Becky Jollay

13719496_10105784864142730_6122462419950063122_o.jpg

Originally from Columbus, GA, Becky earned her BFA in digital media from the University of Georgia where she first began her love affair with bicycles. At the end of her time in Athens, she heard the rumor that you could bike everywhere in Madison, WI. It was on this rumor alone that she, and Hero the cat, relocated to the Midwest. Becky has been an avid Madison cyclist since 2008. Earning her MS in Urban and Regional Planning from UW-Madison in May 2017, strengthened her love and advocacy of sustainability and accessible mobility. She currently works for The Barbara Hochberg Center for Jewish Student Life as their development associate.

Raj Shukla

RajShukla-outside_-_Raj_Shukla.jpg

Raj is a family dude, Madison-lover and sometimes-radical environmentalist. To him, a bike means less pollution, less stress, more health, more pocket change and more chances to hear the birds sing. He works as Executive Director of River Alliance of Wisconsin and chairs the Sustainable Madison Committee, a city advisory council that works toward environmental goals. Raj and his wife can be found chasing their three young children around their near west side neighborhood, through Madison’s beautiful parks and into the occasional ice cream shop.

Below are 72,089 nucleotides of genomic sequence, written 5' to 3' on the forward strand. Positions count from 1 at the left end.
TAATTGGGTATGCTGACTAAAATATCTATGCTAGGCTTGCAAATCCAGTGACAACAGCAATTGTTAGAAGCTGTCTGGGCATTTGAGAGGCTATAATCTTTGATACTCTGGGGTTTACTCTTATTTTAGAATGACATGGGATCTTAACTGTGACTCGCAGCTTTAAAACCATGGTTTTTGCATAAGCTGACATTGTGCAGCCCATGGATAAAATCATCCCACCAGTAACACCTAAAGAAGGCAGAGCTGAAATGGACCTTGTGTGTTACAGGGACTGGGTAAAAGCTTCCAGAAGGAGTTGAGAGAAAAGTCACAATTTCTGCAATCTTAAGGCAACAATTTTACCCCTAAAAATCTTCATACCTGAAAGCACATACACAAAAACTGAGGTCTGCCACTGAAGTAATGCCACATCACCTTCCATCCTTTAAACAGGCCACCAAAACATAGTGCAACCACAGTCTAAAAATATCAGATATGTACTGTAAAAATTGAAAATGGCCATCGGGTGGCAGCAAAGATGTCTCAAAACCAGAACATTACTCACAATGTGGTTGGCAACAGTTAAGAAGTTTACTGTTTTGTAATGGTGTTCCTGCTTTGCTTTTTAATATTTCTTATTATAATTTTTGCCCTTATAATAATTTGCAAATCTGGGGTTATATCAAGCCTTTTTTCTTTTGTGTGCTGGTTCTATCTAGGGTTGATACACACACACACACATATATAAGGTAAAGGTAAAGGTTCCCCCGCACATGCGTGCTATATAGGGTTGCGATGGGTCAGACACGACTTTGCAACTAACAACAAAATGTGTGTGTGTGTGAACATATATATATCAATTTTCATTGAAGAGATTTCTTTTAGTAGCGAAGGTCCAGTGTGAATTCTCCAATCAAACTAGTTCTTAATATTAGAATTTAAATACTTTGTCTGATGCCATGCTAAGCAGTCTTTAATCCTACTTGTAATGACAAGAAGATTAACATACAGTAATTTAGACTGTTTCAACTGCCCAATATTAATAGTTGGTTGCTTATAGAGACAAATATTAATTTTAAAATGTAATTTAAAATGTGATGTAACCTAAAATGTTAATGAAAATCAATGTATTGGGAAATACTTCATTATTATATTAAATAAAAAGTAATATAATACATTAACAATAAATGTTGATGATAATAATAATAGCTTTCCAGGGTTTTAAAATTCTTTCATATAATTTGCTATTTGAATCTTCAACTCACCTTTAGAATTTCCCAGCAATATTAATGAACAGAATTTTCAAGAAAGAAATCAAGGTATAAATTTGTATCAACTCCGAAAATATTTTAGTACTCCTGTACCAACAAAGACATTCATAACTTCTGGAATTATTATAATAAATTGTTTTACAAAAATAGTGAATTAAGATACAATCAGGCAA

Categories
Bike News

The Other Winnebago Project: 2nd St to Bashford Ave

On Wednesday, January 10th at 6:00pm, staff from the City of Madison Engineering department will host a public informational meeting on the proposed reconstruction of Winnebago Street from Second Street to Bashford Avenue.

View post on imgur.com

At the time of writing, there is no information available for this project on Engineering’s projects webpage. Instead, notice of the public meeting seems to be limited to a letter sent to adjacent residents and shared via Alder Rummel’s blog/weekly update.